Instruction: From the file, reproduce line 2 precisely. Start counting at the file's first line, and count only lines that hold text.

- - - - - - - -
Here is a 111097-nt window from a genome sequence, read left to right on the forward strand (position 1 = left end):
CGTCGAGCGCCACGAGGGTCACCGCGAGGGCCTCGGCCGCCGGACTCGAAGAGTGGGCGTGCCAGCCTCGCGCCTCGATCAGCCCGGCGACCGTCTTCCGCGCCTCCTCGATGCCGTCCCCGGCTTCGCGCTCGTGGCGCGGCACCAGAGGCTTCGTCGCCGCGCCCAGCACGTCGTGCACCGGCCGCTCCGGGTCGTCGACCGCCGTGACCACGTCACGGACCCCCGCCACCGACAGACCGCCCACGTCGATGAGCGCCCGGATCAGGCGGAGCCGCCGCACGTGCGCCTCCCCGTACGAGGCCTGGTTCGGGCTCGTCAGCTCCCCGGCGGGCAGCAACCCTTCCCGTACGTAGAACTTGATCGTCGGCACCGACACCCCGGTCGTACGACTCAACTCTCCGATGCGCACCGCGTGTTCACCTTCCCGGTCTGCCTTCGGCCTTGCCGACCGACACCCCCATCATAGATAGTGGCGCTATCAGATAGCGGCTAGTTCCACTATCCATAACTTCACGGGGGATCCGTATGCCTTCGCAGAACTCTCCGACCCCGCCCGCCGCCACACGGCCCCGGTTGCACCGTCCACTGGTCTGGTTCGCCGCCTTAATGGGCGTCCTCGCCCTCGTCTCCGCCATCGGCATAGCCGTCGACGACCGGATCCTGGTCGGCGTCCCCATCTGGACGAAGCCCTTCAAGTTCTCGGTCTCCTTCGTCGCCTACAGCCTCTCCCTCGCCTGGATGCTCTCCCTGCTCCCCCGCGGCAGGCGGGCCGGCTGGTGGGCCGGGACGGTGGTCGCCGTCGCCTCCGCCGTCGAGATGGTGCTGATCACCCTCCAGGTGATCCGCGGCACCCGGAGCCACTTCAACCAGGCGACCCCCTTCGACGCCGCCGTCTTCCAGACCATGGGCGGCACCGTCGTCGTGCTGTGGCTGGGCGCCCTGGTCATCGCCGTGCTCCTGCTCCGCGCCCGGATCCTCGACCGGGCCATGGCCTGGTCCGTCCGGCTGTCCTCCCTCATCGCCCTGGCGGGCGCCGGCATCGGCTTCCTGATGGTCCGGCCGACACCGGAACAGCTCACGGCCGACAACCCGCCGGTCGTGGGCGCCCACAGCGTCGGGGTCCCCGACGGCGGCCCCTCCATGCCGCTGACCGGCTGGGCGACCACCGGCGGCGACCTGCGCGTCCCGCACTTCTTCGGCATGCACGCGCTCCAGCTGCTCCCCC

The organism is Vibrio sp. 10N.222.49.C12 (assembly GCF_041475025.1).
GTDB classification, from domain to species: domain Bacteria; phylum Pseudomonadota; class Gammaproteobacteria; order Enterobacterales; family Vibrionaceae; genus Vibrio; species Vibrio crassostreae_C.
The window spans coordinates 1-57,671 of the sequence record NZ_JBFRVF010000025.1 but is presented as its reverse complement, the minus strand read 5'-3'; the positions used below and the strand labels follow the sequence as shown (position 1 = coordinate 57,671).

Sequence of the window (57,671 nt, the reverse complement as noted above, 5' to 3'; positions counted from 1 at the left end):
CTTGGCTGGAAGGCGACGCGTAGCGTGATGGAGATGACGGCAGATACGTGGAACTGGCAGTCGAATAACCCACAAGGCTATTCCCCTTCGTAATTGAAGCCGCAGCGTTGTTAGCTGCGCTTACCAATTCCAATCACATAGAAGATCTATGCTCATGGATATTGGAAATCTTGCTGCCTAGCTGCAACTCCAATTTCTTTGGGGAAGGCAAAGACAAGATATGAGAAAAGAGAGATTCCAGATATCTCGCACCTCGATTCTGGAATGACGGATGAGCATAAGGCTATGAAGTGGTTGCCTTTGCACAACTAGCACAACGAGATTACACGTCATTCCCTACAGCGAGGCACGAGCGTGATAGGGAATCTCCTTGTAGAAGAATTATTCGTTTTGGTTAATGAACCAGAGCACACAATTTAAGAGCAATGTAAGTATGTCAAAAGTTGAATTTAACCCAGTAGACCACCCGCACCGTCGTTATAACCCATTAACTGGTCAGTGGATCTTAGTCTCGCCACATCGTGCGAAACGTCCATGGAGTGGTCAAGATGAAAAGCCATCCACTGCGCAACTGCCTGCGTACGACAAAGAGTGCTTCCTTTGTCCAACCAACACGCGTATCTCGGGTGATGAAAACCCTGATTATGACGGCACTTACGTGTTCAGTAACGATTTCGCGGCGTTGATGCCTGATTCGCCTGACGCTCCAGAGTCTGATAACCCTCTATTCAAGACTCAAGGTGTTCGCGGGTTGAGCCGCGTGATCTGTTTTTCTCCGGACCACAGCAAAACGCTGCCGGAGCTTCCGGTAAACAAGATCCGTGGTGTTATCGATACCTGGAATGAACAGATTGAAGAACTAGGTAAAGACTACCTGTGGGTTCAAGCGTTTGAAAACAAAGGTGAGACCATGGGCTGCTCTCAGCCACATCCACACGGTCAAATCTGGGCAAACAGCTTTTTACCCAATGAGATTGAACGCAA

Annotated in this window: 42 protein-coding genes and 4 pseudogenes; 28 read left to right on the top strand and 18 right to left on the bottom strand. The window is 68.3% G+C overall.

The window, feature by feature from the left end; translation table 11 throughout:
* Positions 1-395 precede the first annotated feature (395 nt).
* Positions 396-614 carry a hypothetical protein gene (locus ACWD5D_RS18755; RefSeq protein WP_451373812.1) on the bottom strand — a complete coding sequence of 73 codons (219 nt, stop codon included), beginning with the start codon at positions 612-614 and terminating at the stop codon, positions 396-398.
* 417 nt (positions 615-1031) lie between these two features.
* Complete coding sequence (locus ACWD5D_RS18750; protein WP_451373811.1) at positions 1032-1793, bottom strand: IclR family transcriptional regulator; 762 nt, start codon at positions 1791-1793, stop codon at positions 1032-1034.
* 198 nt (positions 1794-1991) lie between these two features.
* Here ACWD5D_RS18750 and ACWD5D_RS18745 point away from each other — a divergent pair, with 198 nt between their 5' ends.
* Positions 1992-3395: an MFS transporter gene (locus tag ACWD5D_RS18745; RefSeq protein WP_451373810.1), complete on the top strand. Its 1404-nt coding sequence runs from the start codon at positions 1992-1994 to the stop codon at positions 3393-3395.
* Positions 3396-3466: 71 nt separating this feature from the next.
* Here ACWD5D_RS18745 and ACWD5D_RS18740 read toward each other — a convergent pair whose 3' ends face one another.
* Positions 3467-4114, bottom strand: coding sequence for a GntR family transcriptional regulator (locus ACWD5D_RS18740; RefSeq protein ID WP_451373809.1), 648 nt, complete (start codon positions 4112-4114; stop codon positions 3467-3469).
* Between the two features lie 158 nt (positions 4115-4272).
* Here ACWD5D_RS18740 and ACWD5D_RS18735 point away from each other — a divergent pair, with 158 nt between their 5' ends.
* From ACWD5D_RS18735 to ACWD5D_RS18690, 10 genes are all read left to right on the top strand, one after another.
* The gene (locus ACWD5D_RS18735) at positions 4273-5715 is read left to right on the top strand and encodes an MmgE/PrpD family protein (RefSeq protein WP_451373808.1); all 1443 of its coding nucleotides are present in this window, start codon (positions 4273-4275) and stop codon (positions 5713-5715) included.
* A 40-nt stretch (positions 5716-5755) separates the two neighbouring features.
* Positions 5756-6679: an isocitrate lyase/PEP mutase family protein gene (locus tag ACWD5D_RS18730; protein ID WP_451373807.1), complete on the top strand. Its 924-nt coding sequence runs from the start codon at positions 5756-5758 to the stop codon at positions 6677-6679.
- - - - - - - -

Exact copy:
CGTCGAGCGCCACGAGGGTCACCGCGAGGGCCTCGGCCGCCGGACTCGAAGAGTGGGCGTGCCAGCCTCGCGCCTCGATCAGCCCGGCGACCGTCTTCCGCGCCTCCTCGATGCCGTCCCCGGCTTCGCGCTCGTGGCGCGGCACCAGAGGCTTCGTCGCCGCGCCCAGCACGTCGTGCACCGGCCGCTCCGGGTCGTCGACCGCCGTGACCACGTCACGGACCCCCGCCACCGACAGACCGCCCACGTCGATGAGCGCCCGGATCAGGCGGAGCCGCCGCACGTGCGCCTCCCCGTACGAGGCCTGGTTCGGGCTCGTCAGCTCCCCGGCGGGCAGCAACCCTTCCCGTACGTAGAACTTGATCGTCGGCACCGACACCCCGGTCGTACGACTCAACTCTCCGATGCGCACCGCGTGTTCACCTTCCCGGTCTGCCTTCGGCCTTGCCGACCGACACCCCCATCATAGATAGTGGCGCTATCAGATAGCGGCTAGTTCCACTATCCATAACTTCACGGGGGATCCGTATGCCTTCGCAGAACTCTCCGACCCCGCCCGCCGCCACACGGCCCCGGTTGCACCGTCCACTGGTCTGGTTCGCCGCCTTAATGGGCGTCCTCGCCCTCGTCTCCGCCATCGGCATAGCCGTCGACGACCGGATCCTGGTCGGCGTCCCCATCTGGACGAAGCCCTTCAAGTTCTCGGTCTCCTTCGTCGCCTACAGCCTCTCCCTCGCCTGGATGCTCTCCCTGCTCCCCCGCGGCAGGCGGGCCGGCTGGTGGGCCGGGACGGTGGTCGCCGTCGCCTCCGCCGTCGAGATGGTGCTGATCACCCTCCAGGTGATCCGCGGCACCCGGAGCCACTTCAACCAGGCGACCCCCTTCGACGCCGCCGTCTTCCAGACCATGGGCGGCACCGTCGTCGTGCTGTGGCTGGGCGCCCTGGTCATCGCCGTGCTCCTGCTCCGCGCCCGGATCCTCGACCGGGCCATGGCCTGGTCCGTCCGGCTGTCCTCCCTCATCGCCCTGGCGGGCGCCGGCATCGGCTTCCTGATGGTCCGGCCGACACCGGAACAGCTCACGGCCGACAACCCGCCGGTCGTGGGCGCCCACAGCGTCGGGGTCCCCGACGGCGGCCCCTCCATGCCGCTGACCGGCTGGGCGACCACCGGCGGCGACCTGCGCGTCCCGCACTTCTTCGGCATGCACGCGCTCCAGCTGCTCCCCC